Data Structure

Human greed in a limitless grid

The data structure employed by a standard exchange is purposefully designed to be highly flexible and scalable. This versatile data structure plays a pivotal role within the context of a greedy algorithm, facilitating data organization through a set of interconnected linked lists. This sorting mechanism efficiently paves the way for achieving optimized outcomes in the algorithmic process.

Linked List

A linked list is a fundamental data structure in computer science used to store and manage collections of data in a linear, one-dimensional manner. Unlike arrays, which have a fixed size, linked lists are dynamic and can grow or shrink as data is added or removed. This flexibility makes linked lists suitable for handling data of varying sizes.

One intriguing aspect of linked lists is their capacity to accommodate a theoretically infinite amount of data, at least in theory. This notion is rooted in the concept of Aleph zero (β„΅β‚€), which represents the lowest level of infinity in mathematics. Aleph zero is the cardinality of the set of natural numbers (1, 2, 3, ...), and it signifies a countable infinity.

In practical terms, a linked list's length is not truly infinite, as it is limited by the available memory of the computer. However, the dynamic nature of linked lists means they can continue to grow as long as memory allows. This property aligns with the concept of Aleph zero, where the linked list can handle a countable number of data elements.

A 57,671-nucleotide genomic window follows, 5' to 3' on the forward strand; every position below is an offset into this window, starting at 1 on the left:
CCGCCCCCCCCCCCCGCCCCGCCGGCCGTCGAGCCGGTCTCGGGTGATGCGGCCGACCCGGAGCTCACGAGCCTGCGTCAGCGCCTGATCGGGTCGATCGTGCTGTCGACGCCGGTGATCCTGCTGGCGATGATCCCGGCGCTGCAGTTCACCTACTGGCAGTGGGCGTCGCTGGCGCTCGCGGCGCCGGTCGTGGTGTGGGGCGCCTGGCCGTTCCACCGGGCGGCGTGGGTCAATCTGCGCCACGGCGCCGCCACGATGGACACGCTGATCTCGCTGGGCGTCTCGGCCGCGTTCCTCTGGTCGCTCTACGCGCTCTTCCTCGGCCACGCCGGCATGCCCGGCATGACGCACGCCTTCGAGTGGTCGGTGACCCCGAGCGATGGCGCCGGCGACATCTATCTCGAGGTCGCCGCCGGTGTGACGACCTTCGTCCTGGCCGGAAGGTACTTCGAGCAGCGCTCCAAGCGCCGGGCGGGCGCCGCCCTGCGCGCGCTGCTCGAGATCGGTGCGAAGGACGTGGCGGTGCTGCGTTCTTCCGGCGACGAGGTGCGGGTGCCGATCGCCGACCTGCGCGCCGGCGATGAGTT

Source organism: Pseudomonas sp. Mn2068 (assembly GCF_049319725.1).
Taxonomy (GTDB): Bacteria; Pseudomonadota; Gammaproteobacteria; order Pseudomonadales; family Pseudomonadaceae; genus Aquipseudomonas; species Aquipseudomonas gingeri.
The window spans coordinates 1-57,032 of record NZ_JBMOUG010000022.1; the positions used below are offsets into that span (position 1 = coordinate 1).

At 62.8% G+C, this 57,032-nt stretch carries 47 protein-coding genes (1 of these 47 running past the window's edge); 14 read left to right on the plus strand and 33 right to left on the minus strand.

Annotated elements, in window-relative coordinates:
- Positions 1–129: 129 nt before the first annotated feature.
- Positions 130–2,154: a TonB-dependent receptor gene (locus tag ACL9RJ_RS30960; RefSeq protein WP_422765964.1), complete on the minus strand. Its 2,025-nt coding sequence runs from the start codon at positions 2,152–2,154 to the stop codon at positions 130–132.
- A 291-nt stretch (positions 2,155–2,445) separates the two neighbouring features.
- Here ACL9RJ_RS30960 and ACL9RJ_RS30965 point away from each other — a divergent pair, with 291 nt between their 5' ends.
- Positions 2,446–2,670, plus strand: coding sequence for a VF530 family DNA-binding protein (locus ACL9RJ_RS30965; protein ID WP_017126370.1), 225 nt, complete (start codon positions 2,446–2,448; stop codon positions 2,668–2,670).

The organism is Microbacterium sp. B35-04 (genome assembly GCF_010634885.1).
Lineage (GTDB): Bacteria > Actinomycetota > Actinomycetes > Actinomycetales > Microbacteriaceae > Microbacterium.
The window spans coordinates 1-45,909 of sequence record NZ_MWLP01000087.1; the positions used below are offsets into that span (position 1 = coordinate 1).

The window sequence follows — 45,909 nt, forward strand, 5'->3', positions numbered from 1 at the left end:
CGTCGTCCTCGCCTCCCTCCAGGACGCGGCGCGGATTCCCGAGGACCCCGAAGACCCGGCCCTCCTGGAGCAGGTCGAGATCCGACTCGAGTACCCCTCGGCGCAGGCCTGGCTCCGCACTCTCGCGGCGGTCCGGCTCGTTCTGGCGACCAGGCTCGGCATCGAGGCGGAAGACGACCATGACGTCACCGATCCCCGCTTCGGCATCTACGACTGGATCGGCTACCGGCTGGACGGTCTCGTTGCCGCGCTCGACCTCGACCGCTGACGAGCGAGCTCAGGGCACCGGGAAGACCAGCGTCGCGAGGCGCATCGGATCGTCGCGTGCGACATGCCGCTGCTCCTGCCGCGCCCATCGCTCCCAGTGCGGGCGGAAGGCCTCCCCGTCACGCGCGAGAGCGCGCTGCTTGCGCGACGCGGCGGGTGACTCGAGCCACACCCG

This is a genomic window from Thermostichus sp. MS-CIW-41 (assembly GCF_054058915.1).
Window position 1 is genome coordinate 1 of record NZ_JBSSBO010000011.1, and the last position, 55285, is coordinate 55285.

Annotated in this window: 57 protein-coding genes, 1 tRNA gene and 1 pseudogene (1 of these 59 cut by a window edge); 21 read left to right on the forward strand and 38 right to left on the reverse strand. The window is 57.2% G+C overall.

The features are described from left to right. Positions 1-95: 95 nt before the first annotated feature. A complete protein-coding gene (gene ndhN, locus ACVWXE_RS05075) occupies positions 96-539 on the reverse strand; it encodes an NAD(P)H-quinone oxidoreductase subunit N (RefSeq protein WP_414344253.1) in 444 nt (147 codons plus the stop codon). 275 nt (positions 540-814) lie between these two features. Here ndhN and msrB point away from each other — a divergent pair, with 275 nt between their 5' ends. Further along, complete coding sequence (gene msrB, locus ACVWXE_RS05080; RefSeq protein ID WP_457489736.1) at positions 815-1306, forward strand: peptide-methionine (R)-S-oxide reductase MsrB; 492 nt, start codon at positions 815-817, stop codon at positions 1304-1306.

To put it succinctly, linked lists serve as a data structure capable of accommodating an ever-expanding amount of data in a linear fashion. While not truly infinite, their dynamic nature allows them to reach sizes constrained only by the practical limitations of computer memory. The reference to Aleph zero underscores their capacity to handle a countable infinity of data elements, mirroring the lowest level of infinity in mathematics.


Cardinality in set theory, serves to establish a concept of equality of size between two countably infinite sets. Consider two infinite sets representing the base asset (B) and the quote asset (Q) within a given trading pair. Within these sets, individual elements, denoted as 'b' and 'q,' exhibit a one-to-one correspondence, and their associated prices are computed as follows:

b/q=pb/q = p

When both sets have the same cardinality, their sizes are identical. This means that you can pair up every element from one set with a unique element from the other set without leaving any elements unmatched.


Countably infinite data sets in base and quote align with another countably infinite data structure within the range of 0 to 2^256 - 1 storing bid and ask order. Bid order keeps the deposit of quote asset, and Ask order keeps the deposit of base asset from the user.

Each base and quote asset possesses a two-dimensional grid orderbook structured as sorted linked lists, optimizing data organization for seamless trading experiences.

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